August 31, 2018
What do we really value? Are our values reducible to just one or two things, or are they more complex? What does it mean to value something? In this talk from EA Global 2018: San Francisco, Spencer Greenberg argues that we each have a set of multiple intrinsic values, and that it's worth it to reflect on them carefully. A transcript of Spencer's talk is below, including questions from the audience, which we have lightly edited for readability.
I have three propositions for you. First, that you probably have multiple intrinsic values. Second, that most people don't know what all of their intrinsic values are. And third, that it's useful to know your intrinsic values. It's worth investing the time to try to figure them out. These are the three things I'm going to explore with you today.
What is an intrinsic value? It's something we value for itself, not merely for its consequences. Or another way to think about it, is that we would continue to value an intrinsic value even if it were to cause nothing else. So in some sense, our intrinsic values are things that - according to our own value system - we want there to be more of in the world. Now I'd like this to be interactive to make it more interesting, so when you see this blue symbol I'm going to ask you a question. If your answer is yes, I'd like you to raise your hand in the air, and if your answer is no, I'd like you to put your hand on your shoulder.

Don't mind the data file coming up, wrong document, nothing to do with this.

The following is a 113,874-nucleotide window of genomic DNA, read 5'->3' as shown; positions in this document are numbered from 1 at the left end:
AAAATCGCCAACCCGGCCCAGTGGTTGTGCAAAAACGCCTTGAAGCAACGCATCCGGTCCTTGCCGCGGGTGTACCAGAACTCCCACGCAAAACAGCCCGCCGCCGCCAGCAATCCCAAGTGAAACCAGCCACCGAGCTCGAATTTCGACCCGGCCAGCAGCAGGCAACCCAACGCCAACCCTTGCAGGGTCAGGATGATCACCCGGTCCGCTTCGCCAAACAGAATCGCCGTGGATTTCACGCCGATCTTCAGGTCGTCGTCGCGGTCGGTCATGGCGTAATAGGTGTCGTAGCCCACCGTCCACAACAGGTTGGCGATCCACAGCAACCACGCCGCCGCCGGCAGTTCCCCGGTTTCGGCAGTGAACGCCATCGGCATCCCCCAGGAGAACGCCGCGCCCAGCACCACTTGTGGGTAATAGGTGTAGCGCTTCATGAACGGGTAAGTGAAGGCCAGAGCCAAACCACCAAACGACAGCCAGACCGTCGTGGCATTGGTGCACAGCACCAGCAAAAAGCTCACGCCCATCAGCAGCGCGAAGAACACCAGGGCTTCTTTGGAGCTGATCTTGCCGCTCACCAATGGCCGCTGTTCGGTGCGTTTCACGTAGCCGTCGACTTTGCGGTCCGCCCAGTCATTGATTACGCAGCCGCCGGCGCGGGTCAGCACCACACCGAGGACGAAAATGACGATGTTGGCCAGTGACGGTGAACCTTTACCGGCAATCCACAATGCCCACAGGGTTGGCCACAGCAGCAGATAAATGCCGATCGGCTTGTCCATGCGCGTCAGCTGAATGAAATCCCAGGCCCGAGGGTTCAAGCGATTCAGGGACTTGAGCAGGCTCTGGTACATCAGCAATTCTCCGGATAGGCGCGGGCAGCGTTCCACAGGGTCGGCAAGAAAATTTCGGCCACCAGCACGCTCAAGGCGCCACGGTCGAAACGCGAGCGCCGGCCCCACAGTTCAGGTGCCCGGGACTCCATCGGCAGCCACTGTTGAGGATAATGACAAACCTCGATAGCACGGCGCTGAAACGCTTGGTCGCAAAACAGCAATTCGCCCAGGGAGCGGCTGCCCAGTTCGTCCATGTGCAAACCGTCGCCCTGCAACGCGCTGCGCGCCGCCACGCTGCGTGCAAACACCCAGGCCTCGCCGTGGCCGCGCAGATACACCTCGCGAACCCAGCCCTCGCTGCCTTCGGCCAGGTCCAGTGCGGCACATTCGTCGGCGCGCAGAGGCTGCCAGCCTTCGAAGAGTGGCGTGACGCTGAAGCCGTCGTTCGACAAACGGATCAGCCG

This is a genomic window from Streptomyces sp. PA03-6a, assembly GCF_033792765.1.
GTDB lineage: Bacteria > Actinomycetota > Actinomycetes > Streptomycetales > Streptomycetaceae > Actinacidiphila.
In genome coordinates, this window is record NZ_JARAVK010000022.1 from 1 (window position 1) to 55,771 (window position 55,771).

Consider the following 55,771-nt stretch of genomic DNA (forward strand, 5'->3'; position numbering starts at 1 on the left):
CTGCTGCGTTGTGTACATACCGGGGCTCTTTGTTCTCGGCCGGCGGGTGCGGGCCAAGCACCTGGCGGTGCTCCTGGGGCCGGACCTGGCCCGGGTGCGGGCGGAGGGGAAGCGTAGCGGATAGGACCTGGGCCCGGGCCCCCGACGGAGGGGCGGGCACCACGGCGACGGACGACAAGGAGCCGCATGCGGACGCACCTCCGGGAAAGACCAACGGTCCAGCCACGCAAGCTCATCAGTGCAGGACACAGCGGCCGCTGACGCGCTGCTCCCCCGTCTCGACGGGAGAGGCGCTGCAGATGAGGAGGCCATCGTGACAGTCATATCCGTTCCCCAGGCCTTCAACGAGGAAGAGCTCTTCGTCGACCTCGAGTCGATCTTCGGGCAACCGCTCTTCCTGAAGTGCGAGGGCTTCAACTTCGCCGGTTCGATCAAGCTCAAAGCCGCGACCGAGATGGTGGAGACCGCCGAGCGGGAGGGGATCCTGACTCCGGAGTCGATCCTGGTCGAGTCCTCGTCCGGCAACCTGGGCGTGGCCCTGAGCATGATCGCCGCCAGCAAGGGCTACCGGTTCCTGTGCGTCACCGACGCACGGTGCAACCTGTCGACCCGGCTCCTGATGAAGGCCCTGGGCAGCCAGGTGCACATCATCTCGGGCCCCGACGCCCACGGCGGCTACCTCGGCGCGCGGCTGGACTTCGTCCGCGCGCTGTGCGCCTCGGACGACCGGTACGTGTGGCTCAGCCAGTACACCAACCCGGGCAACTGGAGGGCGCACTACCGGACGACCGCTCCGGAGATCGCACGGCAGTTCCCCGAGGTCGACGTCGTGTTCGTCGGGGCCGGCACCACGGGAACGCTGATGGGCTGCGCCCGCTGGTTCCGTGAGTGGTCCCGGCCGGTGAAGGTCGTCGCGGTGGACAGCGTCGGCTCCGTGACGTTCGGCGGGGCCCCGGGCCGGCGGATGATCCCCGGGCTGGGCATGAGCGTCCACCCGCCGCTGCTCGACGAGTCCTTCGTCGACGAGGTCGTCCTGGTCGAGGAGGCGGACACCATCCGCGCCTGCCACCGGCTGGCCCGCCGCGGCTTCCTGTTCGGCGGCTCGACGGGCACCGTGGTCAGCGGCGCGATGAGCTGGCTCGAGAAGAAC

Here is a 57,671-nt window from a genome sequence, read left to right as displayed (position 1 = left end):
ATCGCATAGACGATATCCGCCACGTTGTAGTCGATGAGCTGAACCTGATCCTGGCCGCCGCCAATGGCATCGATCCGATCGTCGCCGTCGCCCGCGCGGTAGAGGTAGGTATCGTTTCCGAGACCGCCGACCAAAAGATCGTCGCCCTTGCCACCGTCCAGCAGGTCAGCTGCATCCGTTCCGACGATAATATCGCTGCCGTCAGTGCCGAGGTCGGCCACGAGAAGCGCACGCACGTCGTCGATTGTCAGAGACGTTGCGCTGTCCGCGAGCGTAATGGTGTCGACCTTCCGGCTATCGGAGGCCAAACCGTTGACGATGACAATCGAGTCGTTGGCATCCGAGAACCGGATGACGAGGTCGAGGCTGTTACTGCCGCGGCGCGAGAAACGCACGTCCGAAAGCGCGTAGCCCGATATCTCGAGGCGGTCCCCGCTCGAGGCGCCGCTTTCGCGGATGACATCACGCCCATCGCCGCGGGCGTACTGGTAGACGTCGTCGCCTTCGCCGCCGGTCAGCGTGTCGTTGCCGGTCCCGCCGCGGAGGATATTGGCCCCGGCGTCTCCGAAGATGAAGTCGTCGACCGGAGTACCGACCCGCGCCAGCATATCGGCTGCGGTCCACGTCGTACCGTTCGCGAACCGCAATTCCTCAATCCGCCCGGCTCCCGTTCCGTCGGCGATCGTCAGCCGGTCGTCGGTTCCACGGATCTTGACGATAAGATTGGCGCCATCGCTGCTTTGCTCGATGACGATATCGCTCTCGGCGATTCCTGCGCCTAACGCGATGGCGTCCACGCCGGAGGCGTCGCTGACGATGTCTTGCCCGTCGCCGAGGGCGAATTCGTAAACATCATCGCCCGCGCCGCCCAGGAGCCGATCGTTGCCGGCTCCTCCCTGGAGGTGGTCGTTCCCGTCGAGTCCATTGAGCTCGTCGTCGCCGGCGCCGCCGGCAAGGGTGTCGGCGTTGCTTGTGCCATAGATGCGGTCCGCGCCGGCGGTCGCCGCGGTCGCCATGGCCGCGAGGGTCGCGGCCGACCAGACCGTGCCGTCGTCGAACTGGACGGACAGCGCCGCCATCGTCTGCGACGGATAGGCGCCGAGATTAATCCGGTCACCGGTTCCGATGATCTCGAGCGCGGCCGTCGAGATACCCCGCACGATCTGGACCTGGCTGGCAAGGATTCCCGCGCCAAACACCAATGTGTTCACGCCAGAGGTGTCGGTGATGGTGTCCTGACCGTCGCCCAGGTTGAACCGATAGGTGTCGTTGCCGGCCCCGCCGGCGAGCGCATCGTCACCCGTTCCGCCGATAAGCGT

My first question is, is money an intrinsic value? I'm seeing a lot of nos out there. So why do we care about money? Well, money lets us do things like buy a car, or buy food. Buying a car might give us autonomy; buying food might give us nourishment and pleasure. But imagine we were in an economy with hyper-inflation where you literally couldn't use the money for anything, it basically becomes paper at that point and we can't get any of the things we want out of it. I think in that case, most people would say it actually has no value. So I would say money is not an intrinsic value, because it doesn't get us anything. Once we screen off all the effects of it, we no longer value it.
My second question is, what about one's own pleasurable experiences? Are they an intrinsic value for most people? Suppose that someone had a mind blowingly enjoyable experience, and someone else said, "But I don't get it, why do you care about that? You didn't get any party favors, or any other effects from it." I think people would generally say, "Well what are you talking about? The value was the pleasurable experience, right? I value it intrinsically."
Now there are a lot of drivers for our behavior, like our habits, learning from rewards and punishments, social mimicry and biological responses. Intrinsic values are another one of these drivers for our behavior. I like to think of it with a metaphor of a lighthouse. Most of the time we're out at sea, and we're just focusing on the rowing that we're doing. We're trying to dodge the waves. But every once in a while we look out in the distance and we think: What the heck are we trying to get to? Why are we doing all this rowing? Where are we going? And that's kind of what our intrinsic values are like.